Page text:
R. "Rev" Gomes Jr.
has built replicas of ships for more than 25 years.
Working from his home in
Fairhaven, Mr. Gomes estimates he has made more than
50 boats in the past 25 years.
of his models have been as tiny as three inches long,
but most are much bigger, including one of his most
recent, the Ernestina, which stands approximately 4½
feet long and 3½ feet high.
Gomes attributes his love for the craft and many of
the skills he's acquired to watching Mr. Almeida, a
noted model boat builder who carved his ships from
wood. In the mid-1980s, Mr. Almeida was featured in a
30-minute documentary, "American Treasure, the
Folk Art of Joaquim Miguel Almeida," produced by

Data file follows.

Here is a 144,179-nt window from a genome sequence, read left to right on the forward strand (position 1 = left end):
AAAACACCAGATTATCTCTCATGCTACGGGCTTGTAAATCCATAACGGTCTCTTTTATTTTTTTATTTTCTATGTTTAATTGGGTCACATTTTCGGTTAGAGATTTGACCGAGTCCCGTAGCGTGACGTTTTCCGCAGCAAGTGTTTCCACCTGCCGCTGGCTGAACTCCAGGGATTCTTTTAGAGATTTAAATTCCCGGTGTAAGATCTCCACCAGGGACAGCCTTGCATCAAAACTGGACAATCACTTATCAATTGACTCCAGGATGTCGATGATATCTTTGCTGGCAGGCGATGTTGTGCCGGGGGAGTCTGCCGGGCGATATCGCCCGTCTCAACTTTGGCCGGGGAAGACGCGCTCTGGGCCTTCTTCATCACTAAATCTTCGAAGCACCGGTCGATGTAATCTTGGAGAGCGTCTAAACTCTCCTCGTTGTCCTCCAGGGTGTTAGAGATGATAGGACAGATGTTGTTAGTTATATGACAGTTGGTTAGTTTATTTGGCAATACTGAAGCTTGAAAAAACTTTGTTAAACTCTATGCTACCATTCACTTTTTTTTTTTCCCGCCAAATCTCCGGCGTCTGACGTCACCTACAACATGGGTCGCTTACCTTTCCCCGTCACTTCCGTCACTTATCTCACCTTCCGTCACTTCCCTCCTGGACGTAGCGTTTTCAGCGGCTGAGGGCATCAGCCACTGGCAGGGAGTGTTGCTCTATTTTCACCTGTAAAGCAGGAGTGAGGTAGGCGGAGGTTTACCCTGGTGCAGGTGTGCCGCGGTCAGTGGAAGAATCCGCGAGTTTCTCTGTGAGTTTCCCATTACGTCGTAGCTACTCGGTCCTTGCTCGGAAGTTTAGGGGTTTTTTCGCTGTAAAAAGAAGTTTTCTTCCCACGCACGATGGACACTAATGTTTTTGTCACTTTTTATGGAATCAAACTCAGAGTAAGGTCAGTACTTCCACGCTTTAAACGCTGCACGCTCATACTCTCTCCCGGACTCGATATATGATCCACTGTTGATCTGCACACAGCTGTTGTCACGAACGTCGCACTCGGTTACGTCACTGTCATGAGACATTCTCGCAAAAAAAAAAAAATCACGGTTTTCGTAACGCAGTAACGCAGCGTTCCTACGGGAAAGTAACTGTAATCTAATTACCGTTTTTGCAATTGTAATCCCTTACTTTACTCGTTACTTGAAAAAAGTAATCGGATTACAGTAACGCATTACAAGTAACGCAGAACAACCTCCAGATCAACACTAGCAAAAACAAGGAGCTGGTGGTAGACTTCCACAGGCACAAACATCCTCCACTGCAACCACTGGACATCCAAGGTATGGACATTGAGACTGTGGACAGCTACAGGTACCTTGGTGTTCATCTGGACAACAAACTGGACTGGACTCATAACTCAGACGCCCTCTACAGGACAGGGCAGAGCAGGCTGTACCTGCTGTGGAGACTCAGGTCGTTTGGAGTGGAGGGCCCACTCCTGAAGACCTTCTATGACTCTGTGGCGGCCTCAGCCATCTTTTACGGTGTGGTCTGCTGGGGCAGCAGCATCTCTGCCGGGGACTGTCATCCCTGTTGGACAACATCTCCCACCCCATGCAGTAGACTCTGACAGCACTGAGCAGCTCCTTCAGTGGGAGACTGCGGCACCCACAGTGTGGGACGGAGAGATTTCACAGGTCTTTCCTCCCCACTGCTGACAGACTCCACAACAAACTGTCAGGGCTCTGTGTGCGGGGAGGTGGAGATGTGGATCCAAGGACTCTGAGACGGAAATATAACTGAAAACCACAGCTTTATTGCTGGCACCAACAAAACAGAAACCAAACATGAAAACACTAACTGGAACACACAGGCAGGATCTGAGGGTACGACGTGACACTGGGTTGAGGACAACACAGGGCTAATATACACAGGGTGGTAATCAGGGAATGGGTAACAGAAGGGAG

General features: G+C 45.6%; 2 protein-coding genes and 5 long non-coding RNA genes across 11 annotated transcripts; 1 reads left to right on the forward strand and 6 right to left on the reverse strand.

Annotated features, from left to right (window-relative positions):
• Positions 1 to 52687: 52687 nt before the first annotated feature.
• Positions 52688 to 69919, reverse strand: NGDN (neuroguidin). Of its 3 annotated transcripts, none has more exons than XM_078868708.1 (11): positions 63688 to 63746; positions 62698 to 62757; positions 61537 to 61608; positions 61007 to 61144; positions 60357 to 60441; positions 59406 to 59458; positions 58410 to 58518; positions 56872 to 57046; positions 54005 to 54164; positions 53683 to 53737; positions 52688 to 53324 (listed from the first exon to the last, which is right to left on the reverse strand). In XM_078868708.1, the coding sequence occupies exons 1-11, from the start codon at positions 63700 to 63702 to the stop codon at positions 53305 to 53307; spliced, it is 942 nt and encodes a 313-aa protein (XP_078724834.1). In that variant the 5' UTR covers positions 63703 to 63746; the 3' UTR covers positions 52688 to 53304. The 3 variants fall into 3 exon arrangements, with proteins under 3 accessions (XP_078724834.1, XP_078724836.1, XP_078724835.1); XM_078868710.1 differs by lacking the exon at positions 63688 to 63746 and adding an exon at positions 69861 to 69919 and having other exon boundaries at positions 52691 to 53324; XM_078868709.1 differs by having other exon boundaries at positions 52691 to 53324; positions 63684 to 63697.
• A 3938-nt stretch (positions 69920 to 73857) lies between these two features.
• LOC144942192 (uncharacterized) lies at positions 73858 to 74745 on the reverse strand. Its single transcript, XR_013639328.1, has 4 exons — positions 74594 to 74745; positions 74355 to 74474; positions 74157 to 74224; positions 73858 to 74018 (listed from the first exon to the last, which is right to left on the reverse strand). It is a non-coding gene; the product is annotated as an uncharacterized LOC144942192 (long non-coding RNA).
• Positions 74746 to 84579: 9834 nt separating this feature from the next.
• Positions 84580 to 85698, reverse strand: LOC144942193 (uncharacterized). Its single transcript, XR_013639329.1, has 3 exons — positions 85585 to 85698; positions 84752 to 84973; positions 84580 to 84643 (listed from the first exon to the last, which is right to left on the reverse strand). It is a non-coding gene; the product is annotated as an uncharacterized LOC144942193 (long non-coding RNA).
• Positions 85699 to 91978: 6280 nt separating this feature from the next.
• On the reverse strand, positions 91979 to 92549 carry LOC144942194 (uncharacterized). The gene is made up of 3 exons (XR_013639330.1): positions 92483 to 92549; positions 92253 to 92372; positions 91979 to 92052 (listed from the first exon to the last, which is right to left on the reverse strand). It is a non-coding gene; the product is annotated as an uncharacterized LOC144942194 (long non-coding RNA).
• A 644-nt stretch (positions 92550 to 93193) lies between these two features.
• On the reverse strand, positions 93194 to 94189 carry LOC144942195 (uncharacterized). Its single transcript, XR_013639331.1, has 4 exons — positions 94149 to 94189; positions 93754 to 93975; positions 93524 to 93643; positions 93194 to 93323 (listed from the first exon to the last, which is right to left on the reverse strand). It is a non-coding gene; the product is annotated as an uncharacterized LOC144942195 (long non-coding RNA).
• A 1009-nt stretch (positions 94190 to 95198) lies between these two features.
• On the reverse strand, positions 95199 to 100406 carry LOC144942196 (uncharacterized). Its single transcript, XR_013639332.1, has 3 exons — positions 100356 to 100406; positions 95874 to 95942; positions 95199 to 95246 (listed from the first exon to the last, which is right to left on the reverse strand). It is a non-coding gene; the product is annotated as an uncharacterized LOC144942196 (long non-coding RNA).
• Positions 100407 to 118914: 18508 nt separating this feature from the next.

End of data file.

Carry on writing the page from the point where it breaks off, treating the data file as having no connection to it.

hull of his Ernestina, made working off ship
blueprints, was constructed of thousands of coffee
stirrers. The ship has full rigging with figures of
Cape Verdean sailors working on deck, authentic ship's
colors and miniature anchors, lanterns and life boats.
Some of Mr. Gomes' replicas even
include magnifier glass in the port holes, allowing
viewers to see the detail below deck.
Gomes scavenges materials from his home, making
creative use of everyday items to make the tiniest
details. Popsicle sticks are fashioned into miniature
pulleys and a mustache brush used to make a tiny broom
for the Cape Verdean figure who sweeps the ship's
deck. Simple dowels become convincing waterkegs and
pipe cleaners curled round rigging turn into rat
guards -- wraps that ships used to keep rats from
climbing the ropes. Even coffee grinds are useful in
staining the sails to give a more antique appearance.